Dan:  Recently a number of firms have announced reductions in their secretarial ranks as a means of improving their secretary ratios – which is to say 5:1 is the new 4:1. For those not familiar with this stat – it means that the new goal is 5 timekeepers for every 1 secretary. This approach makes a lot of sense. Technology is, in many ways, displacing the traditional role of the legal secretary. Firms should take advantage of these new technological advancements and reduce their headcount to pass along a cost savings to their clients via lower rates.

Jane: That seems perfectly logical and sensible, Dan…
Dan: Why… thank you, Jane?
Jane: Or, I’m sure it would to someone completely incapable of logical thought.
Dan: Here we go.
Jane: First, you callously assume that legal secretaries do nothing but sit around playing Farmville and buying crap on eBay all day. If that is true in your firm, then you don’t need a target secretary ratio, you need to fire people. 
Dan: I’m not saying legal secretaries are lazy, just that times have changed. Most firms are fully digital. Most attorneys draft their own documents, and send their own correspondence. But we still staff as if everything is done by secretaries.
Jane: So, you think the problem of under-utilized secretaries is exclusively caused by disruptive technologies?  
Dan: No, not exclusively, but in part…
Jane: How typically asinine. The vast majority of technological enhancements in law firms are upgrades to the OS and office suite. Neither of those bring significant productivity enhancements. In fact, some evidence shows that office suite upgrades actually reduce productivity.
Dan: I would expect a technological lightweight like you, Jane, to think that the OS and office suite are the most important technology upgrades at a law firm, but there is much more going on technologically behind the scenes.
Jane: And there appears to be nothing going on behind your scenes, Dan. No single, or even group of technologies, has replaced the services of a single legal secretary.  If secretaries are indeed performing less work, then that work is either no longer being done or someone else is doing it. I know of very few things that firms have stopped doing, so that suggests someone else is doing the secretarial work. 
Dan: Look, you ignoramus, I have never said that a single technology can replace a legal secretary, just that the totality of technological productivity enhancements over the last few years have reduced the need for a firm to have so many legal secretaries.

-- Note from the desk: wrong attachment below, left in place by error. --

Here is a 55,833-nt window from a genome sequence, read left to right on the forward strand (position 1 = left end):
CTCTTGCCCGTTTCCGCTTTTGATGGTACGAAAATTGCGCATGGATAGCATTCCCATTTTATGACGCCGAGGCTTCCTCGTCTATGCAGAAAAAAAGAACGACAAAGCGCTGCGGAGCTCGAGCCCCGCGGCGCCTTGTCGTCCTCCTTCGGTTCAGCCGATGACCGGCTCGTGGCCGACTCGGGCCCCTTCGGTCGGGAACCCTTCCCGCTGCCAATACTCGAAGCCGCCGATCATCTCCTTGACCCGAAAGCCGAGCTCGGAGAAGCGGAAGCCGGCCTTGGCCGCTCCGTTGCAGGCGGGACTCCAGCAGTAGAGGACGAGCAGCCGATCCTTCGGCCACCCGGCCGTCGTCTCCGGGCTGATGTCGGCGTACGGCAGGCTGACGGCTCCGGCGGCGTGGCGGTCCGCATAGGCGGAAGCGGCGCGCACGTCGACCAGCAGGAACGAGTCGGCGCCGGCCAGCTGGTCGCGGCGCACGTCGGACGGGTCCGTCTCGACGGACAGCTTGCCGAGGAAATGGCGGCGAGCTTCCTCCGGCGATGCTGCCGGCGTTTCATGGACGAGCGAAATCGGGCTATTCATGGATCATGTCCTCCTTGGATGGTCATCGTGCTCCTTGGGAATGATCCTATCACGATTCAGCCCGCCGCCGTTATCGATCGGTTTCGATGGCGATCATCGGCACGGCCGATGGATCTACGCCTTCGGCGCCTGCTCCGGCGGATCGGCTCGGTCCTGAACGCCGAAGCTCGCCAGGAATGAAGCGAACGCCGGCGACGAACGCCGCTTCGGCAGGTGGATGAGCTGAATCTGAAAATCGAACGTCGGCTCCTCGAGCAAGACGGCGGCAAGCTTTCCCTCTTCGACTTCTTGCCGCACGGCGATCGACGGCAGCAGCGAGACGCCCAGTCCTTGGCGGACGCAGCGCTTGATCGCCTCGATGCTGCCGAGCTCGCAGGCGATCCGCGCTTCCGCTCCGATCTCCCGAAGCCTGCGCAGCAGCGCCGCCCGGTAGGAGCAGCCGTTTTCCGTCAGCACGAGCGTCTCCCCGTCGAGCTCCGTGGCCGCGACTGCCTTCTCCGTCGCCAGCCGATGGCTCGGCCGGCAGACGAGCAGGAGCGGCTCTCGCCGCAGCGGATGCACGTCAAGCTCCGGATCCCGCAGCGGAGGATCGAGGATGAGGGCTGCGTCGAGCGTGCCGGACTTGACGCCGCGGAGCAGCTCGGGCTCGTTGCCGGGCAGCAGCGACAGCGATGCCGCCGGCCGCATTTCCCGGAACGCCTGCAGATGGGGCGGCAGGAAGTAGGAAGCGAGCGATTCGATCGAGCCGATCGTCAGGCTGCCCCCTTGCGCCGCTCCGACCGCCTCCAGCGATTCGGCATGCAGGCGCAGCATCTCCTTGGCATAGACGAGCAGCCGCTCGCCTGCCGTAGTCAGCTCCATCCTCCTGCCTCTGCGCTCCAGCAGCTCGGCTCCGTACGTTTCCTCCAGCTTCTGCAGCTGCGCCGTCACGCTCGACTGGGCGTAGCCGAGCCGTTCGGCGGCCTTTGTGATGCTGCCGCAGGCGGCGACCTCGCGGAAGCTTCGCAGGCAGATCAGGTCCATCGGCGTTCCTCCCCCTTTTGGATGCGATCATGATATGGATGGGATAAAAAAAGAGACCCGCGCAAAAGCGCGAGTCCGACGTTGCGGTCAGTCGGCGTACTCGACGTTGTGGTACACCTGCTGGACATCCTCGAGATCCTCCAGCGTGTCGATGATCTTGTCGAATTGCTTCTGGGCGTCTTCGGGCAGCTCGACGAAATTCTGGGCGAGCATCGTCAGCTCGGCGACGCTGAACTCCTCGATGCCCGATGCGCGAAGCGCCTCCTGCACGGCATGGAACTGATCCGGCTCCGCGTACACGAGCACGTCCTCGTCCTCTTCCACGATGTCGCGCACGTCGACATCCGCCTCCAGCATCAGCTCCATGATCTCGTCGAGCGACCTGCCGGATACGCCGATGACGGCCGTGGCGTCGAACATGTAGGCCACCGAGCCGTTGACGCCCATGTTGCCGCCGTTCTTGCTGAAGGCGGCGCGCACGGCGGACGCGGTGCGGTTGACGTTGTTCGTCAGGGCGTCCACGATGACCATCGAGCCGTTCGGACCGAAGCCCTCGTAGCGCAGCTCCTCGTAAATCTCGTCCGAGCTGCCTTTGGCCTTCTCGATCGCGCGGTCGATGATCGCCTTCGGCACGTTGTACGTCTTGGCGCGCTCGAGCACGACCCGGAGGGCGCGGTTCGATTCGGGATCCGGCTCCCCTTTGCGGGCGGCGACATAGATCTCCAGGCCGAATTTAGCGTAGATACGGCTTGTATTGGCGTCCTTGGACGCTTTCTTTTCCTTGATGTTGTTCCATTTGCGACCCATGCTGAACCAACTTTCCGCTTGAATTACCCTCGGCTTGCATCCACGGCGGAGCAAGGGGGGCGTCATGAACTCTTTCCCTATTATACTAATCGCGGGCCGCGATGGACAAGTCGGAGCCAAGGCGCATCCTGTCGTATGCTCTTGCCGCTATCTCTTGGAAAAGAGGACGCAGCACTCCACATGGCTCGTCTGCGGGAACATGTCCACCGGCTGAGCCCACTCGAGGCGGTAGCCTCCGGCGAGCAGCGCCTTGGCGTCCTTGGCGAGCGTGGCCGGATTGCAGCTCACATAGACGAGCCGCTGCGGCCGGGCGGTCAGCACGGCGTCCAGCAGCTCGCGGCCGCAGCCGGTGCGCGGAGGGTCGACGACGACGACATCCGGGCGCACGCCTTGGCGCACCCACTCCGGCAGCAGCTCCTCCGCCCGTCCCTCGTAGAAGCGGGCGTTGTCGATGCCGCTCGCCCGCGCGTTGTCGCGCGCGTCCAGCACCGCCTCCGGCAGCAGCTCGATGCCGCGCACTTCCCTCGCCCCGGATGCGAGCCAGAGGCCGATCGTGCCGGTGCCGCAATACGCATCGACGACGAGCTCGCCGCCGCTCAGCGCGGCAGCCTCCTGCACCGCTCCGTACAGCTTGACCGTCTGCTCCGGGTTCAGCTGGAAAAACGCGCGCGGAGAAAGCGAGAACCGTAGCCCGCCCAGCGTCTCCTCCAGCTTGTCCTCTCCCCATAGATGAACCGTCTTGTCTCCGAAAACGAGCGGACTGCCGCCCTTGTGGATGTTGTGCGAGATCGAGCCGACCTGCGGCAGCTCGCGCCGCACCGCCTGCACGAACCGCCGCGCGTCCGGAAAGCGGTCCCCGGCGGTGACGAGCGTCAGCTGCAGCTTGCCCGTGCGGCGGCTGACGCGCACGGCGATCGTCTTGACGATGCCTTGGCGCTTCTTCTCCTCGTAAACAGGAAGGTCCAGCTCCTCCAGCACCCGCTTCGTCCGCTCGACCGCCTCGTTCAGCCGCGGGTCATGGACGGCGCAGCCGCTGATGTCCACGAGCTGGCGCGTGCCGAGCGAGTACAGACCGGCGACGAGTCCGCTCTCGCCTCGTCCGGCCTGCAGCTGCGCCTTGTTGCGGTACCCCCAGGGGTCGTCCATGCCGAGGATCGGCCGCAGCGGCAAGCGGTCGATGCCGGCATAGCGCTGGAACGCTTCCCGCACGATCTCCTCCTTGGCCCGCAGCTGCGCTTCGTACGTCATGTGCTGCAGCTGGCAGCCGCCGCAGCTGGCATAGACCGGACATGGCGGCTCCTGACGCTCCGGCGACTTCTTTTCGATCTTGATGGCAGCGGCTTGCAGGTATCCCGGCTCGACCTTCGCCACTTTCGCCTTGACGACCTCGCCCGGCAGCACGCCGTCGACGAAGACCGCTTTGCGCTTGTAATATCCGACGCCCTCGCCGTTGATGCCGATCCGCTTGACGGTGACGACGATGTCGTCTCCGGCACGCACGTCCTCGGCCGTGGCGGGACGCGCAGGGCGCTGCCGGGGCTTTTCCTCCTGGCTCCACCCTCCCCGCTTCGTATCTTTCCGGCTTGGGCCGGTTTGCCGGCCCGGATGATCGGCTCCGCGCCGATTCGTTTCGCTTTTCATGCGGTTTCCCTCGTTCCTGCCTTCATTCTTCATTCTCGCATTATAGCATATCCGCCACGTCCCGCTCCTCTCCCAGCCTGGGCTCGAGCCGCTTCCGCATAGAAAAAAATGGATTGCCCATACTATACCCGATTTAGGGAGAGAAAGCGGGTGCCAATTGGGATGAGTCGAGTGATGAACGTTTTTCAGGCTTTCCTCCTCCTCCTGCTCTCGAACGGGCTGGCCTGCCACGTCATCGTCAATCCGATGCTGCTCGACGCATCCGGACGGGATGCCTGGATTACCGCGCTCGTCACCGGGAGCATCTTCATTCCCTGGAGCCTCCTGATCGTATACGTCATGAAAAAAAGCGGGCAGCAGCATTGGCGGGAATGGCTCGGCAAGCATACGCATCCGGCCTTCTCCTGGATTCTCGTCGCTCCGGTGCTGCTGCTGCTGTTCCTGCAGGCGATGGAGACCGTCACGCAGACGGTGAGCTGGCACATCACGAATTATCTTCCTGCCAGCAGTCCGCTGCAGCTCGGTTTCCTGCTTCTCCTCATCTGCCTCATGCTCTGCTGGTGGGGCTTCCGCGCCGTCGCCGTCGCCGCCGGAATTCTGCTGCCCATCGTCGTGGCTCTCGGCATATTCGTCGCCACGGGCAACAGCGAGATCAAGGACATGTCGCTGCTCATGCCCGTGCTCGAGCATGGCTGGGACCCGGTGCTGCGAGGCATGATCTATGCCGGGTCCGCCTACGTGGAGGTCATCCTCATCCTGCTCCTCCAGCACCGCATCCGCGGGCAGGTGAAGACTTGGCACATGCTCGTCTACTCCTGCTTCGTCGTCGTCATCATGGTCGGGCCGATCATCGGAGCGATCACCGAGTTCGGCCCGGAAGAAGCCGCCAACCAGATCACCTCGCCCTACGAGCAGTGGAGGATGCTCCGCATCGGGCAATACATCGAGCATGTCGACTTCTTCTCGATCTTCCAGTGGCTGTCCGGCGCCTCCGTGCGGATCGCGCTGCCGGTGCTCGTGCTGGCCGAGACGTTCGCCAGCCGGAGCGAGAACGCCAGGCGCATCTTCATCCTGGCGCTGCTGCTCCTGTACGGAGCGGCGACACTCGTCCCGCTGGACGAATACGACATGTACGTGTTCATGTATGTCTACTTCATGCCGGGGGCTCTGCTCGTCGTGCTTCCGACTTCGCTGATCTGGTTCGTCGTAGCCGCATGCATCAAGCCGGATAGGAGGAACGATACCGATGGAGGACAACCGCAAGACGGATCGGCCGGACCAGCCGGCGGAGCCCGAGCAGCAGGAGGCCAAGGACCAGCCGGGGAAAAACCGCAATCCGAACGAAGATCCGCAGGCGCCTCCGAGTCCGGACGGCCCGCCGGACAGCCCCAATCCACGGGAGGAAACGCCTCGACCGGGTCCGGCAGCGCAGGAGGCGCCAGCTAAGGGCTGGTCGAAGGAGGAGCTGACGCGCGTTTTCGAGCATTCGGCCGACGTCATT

Jane: You mean, because attorneys are typing their own documents, and sending their own correspondence, and managing their own schedules?

Dan: Yes, exactly.  I believe I said that earlier.

Jane: And because many do their own document editing and formatting, basic data entry, and presentation creation?

Dan: Yes.

Jane: And they answer their own phones and get their own coffee?

Dan: Yes! 

Jane: And they do all of these things better than their secretaries used to?

Dan: Well…

Jane: In less time?

Dan: No, but…

Jane: So, assuming it takes an attorney 3 hours to do a task that a secretary can do in an hour, and you have an attorney to secretary ratio of 5 to 1, rather than 4 to 1, how much more money can the firm bill in a year?

Dan: … 4 to 5, plus…??

Jane: Don’t worry about it, genius.  It’s a trick question.

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Photo of Ryan McClead Ryan McClead

Ryan is an executive at a small, but well-known legal technology company. Prior to his jump to the vendor side, he served for 3 years as Legal Technology Innovation Architect at Norton Rose Fulbright, running Technology Innovation projects around the world. His sense of humor and remarkable tolerance for verbal and psychological abuse has gotten him through more than 15 years in Legal Technology. In 2015, McClead was named a FastCase 50 recipient, and in 2018, he was elected a Fellow in the College of Law Practice Management. In past lives, he was a Knowledge Manager, a Systems Analyst, an “IT Guy”, a Fashion Merchandiser and Theater Composer.